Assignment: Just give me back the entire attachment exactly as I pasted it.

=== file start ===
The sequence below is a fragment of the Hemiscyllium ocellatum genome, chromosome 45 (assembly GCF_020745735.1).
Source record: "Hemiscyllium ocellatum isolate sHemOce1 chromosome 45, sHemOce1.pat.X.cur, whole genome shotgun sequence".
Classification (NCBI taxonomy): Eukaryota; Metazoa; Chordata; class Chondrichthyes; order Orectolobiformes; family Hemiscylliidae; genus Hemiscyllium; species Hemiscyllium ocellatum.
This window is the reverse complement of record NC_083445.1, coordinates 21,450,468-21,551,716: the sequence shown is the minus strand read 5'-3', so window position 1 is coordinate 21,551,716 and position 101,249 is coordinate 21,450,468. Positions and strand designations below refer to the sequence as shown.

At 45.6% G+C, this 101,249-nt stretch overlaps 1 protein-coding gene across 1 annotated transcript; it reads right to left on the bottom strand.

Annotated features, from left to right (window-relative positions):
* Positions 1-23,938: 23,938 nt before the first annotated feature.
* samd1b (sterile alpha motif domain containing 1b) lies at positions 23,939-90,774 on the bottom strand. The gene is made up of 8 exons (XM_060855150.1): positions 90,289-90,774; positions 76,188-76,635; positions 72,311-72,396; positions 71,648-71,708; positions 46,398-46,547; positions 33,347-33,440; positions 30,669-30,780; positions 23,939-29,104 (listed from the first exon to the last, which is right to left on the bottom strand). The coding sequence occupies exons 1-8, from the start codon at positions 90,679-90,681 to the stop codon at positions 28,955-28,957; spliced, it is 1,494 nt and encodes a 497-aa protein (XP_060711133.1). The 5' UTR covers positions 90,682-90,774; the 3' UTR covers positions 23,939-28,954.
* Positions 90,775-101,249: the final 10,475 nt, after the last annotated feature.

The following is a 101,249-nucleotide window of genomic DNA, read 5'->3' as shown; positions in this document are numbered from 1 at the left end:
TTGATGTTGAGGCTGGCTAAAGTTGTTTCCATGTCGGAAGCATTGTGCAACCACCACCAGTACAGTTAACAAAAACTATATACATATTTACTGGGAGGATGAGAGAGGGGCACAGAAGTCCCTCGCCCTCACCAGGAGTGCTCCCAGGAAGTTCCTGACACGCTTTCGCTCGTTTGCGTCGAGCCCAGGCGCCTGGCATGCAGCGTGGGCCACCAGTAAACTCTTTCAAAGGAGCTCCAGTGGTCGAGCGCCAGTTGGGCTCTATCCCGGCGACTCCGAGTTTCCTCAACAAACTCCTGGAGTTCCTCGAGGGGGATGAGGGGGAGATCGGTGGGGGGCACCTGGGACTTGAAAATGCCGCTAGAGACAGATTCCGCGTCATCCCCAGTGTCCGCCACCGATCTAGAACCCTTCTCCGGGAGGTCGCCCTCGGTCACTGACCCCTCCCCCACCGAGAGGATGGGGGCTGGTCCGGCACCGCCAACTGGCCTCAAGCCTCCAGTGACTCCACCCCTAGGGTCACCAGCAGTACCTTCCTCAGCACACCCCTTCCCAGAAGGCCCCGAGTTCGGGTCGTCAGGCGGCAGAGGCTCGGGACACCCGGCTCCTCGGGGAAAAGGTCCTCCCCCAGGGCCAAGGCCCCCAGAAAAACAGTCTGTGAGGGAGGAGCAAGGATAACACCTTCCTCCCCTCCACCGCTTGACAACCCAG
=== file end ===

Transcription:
The sequence below is a fragment of the Hemiscyllium ocellatum genome, chromosome 45 (assembly GCF_020745735.1).
Source record: "Hemiscyllium ocellatum isolate sHemOce1 chromosome 45, sHemOce1.pat.X.cur, whole genome shotgun sequence".
Classification (NCBI taxonomy): Eukaryota; Metazoa; Chordata; class Chondrichthyes; order Orectolobiformes; family Hemiscylliidae; genus Hemiscyllium; species Hemiscyllium ocellatum.
This window is the reverse complement of record NC_083445.1, coordinates 21,450,468-21,551,716: the sequence shown is the minus strand read 5'-3', so window position 1 is coordinate 21,551,716 and position 101,249 is coordinate 21,450,468. Positions and strand designations below refer to the sequence as shown.

At 45.6% G+C, this 101,249-nt stretch overlaps 1 protein-coding gene across 1 annotated transcript; it reads right to left on the bottom strand.

Annotated features, from left to right (window-relative positions):
* Positions 1-23,938: 23,938 nt before the first annotated feature.
* samd1b (sterile alpha motif domain containing 1b) lies at positions 23,939-90,774 on the bottom strand. The gene is made up of 8 exons (XM_060855150.1): positions 90,289-90,774; positions 76,188-76,635; positions 72,311-72,396; positions 71,648-71,708; positions 46,398-46,547; positions 33,347-33,440; positions 30,669-30,780; positions 23,939-29,104 (listed from the first exon to the last, which is right to left on the bottom strand). The coding sequence occupies exons 1-8, from the start codon at positions 90,679-90,681 to the stop codon at positions 28,955-28,957; spliced, it is 1,494 nt and encodes a 497-aa protein (XP_060711133.1). The 5' UTR covers positions 90,682-90,774; the 3' UTR covers positions 23,939-28,954.
* Positions 90,775-101,249: the final 10,475 nt, after the last annotated feature.

The following is a 101,249-nucleotide window of genomic DNA, read 5'->3' as shown; positions in this document are numbered from 1 at the left end:
TTGATGTTGAGGCTGGCTAAAGTTGTTTCCATGTCGGAAGCATTGTGCAACCACCACCAGTACAGTTAACAAAAACTATATACATATTTACTGGGAGGATGAGAGAGGGGCACAGAAGTCCCTCGCCCTCACCAGGAGTGCTCCCAGGAAGTTCCTGACACGCTTTCGCTCGTTTGCGTCGAGCCCAGGCGCCTGGCATGCAGCGTGGGCCACCAGTAAACTCTTTCAAAGGAGCTCCAGTGGTCGAGCGCCAGTTGGGCTCTATCCCGGCGACTCCGAGTTTCCTCAACAAACTCCTGGAGTTCCTCGAGGGGGATGAGGGGGAGATCGGTGGGGGGCACCTGGGACTTGAAAATGCCGCTAGAGACAGATTCCGCGTCATCCCCAGTGTCCGCCACCGATCTAGAACCCTTCTCCGGGAGGTCGCCCTCGGTCACTGACCCCTCCCCCACCGAGAGGATGGGGGCTGGTCCGGCACCGCCAACTGGCCTCAAGCCTCCAGTGACTCCACCCCTAGGGTCACCAGCAGTACCTTCCTCAGCACACCCCTTCCCAGAAGGCCCCGAGTTCGGGTCGTCAGGCGGCAGAGGCTCGGGACACCCGGCTCCTCGGGGAAAAGGTCCTCCCCCAGGGCCAAGGCCCCCAGAAAAACAGTCTGTGAGGGAGGAGCAAGGATAACACCTTCCTCCCCTCCACCGCTTGACAACCCAG